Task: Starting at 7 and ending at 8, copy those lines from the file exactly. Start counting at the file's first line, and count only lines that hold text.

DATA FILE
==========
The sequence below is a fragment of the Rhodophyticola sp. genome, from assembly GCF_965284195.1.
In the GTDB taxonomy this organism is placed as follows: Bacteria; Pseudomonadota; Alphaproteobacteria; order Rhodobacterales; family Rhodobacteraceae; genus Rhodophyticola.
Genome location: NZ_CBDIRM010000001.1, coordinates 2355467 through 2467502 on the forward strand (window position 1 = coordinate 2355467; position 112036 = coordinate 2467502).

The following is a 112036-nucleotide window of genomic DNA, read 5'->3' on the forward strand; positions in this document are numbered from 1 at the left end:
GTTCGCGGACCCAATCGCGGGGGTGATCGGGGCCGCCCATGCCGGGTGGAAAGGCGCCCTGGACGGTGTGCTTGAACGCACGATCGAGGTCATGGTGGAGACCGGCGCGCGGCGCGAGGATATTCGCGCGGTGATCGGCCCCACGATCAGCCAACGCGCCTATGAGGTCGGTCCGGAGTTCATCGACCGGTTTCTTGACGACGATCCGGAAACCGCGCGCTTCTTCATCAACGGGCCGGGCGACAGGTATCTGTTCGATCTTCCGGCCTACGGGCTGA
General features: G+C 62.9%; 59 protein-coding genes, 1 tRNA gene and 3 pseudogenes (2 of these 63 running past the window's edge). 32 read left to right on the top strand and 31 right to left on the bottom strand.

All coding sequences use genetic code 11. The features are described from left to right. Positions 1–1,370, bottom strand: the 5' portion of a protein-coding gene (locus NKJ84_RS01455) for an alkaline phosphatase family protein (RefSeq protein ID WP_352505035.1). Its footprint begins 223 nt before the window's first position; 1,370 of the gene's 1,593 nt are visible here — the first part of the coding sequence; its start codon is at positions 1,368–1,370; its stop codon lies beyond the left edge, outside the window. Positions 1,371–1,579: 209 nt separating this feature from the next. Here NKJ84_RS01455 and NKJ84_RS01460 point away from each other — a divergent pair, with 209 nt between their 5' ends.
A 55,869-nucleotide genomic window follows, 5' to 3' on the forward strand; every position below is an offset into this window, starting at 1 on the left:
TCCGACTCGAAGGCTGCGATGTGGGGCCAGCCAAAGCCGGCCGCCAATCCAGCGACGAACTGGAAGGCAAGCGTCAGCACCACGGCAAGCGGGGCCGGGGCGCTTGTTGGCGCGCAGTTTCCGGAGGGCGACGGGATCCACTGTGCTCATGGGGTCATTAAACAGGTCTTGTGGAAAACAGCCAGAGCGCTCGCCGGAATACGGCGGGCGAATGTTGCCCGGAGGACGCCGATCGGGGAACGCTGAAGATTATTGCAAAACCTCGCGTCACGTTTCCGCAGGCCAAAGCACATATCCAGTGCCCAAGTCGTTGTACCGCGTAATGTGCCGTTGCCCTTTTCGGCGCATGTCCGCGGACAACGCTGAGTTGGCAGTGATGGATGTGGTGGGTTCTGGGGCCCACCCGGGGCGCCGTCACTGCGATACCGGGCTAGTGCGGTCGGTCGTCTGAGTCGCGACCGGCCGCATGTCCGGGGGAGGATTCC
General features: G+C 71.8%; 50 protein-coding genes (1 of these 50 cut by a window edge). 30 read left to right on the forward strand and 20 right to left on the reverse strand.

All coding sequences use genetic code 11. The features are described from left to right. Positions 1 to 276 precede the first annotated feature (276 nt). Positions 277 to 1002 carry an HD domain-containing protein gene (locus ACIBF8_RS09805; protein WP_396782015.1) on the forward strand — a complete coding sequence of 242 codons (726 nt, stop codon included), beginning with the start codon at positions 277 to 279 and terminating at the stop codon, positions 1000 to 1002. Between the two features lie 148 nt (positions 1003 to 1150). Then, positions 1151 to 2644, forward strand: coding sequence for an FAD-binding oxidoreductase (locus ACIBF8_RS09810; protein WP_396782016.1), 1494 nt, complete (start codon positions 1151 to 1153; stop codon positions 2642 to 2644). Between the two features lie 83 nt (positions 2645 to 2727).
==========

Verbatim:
All coding sequences use genetic code 11. The features are described from left to right. Positions 1–1,370, bottom strand: the 5' portion of a protein-coding gene (locus NKJ84_RS01455) for an alkaline phosphatase family protein (RefSeq protein ID WP_352505035.1). Its footprint begins 223 nt before the window's first position; 1,370 of the gene's 1,593 nt are visible here — the first part of the coding sequence; its start codon is at positions 1,368–1,370; its stop codon lies beyond the left edge, outside the window. Positions 1,371–1,579: 209 nt separating this feature from the next. Here NKJ84_RS01455 and NKJ84_RS01460 point away from each other — a divergent pair, with 209 nt between their 5' ends.
A 55,869-nucleotide genomic window follows, 5' to 3' on the forward strand; every position below is an offset into this window, starting at 1 on the left: